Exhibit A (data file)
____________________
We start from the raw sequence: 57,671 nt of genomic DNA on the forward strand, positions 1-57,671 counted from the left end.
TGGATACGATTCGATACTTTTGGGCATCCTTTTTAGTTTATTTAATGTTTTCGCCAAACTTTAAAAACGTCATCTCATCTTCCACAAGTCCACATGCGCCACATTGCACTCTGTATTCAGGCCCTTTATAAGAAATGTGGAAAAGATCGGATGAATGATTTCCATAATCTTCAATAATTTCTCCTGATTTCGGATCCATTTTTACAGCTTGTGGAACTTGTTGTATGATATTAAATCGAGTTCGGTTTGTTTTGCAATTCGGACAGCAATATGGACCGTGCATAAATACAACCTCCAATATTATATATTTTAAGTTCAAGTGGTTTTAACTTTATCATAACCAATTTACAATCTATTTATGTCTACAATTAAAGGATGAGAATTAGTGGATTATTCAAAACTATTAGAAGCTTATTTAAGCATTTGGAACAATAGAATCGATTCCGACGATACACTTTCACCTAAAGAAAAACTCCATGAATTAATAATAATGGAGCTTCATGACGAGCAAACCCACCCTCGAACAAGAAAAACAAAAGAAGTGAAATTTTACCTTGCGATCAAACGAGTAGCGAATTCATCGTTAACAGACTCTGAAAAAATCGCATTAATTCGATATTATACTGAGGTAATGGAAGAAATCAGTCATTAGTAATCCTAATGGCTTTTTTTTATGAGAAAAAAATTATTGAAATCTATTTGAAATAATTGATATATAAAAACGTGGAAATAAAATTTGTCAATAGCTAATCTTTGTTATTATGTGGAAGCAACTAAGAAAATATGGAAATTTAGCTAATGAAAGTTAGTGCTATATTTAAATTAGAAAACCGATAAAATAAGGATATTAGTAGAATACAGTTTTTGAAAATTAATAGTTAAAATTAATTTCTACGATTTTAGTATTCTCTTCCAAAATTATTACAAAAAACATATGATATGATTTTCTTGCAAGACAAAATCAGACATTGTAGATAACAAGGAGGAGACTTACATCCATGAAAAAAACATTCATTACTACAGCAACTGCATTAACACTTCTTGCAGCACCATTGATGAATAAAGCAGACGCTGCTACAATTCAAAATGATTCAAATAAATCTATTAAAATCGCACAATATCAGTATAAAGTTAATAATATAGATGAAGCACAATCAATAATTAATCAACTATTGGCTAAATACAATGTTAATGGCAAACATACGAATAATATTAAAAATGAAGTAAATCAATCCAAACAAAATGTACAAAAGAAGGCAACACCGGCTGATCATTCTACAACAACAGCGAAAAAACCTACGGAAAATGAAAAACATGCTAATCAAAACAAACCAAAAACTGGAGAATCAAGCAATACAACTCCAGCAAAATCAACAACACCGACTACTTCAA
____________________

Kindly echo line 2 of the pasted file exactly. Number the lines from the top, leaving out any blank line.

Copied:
TGGATACGATTCGATACTTTTGGGCATCCTTTTTAGTTTATTTAATGTTTTCGCCAAACTTTAAAAACGTCATCTCATCTTCCACAAGTCCACATGCGCCACATTGCACTCTGTATTCAGGCCCTTTATAAGAAATGTGGAAAAGATCGGATGAATGATTTCCATAATCTTCAATAATTTCTCCTGATTTCGGATCCATTTTTACAGCTTGTGGAACTTGTTGTATGATATTAAATCGAGTTCGGTTTGTTTTGCAATTCGGACAGCAATATGGACCGTGCATAAATACAACCTCCAATATTATATATTTTAAGTTCAAGTGGTTTTAACTTTATCATAACCAATTTACAATCTATTTATGTCTACAATTAAAGGATGAGAATTAGTGGATTATTCAAAACTATTAGAAGCTTATTTAAGCATTTGGAACAATAGAATCGATTCCGACGATACACTTTCACCTAAAGAAAAACTCCATGAATTAATAATAATGGAGCTTCATGACGAGCAAACCCACCCTCGAACAAGAAAAACAAAAGAAGTGAAATTTTACCTTGCGATCAAACGAGTAGCGAATTCATCGTTAACAGACTCTGAAAAAATCGCATTAATTCGATATTATACTGAGGTAATGGAAGAAATCAGTCATTAGTAATCCTAATGGCTTTTTTTTATGAGAAAAAAATTATTGAAATCTATTTGAAATAATTGATATATAAAAACGTGGAAATAAAATTTGTCAATAGCTAATCTTTGTTATTATGTGGAAGCAACTAAGAAAATATGGAAATTTAGCTAATGAAAGTTAGTGCTATATTTAAATTAGAAAACCGATAAAATAAGGATATTAGTAGAATACAGTTTTTGAAAATTAATAGTTAAAATTAATTTCTACGATTTTAGTATTCTCTTCCAAAATTATTACAAAAAACATATGATATGATTTTCTTGCAAGACAAAATCAGACATTGTAGATAACAAGGAGGAGACTTACATCCATGAAAAAAACATTCATTACTACAGCAACTGCATTAACACTTCTTGCAGCACCATTGATGAATAAAGCAGACGCTGCTACAATTCAAAATGATTCAAATAAATCTATTAAAATCGCACAATATCAGTATAAAGTTAATAATATAGATGAAGCACAATCAATAATTAATCAACTATTGGCTAAATACAATGTTAATGGCAAACATACGAATAATATTAAAAATGAAGTAAATCAATCCAAACAAAATGTACAAAAGAAGGCAACACCGGCTGATCATTCTACAACAACAGCGAAAAAACCTACGGAAAATGAAAAACATGCTAATCAAAACAAACCAAAAACTGGAGAATCAAGCAATACAACTCCAGCAAAATCAACAACACCGACTACTTCAA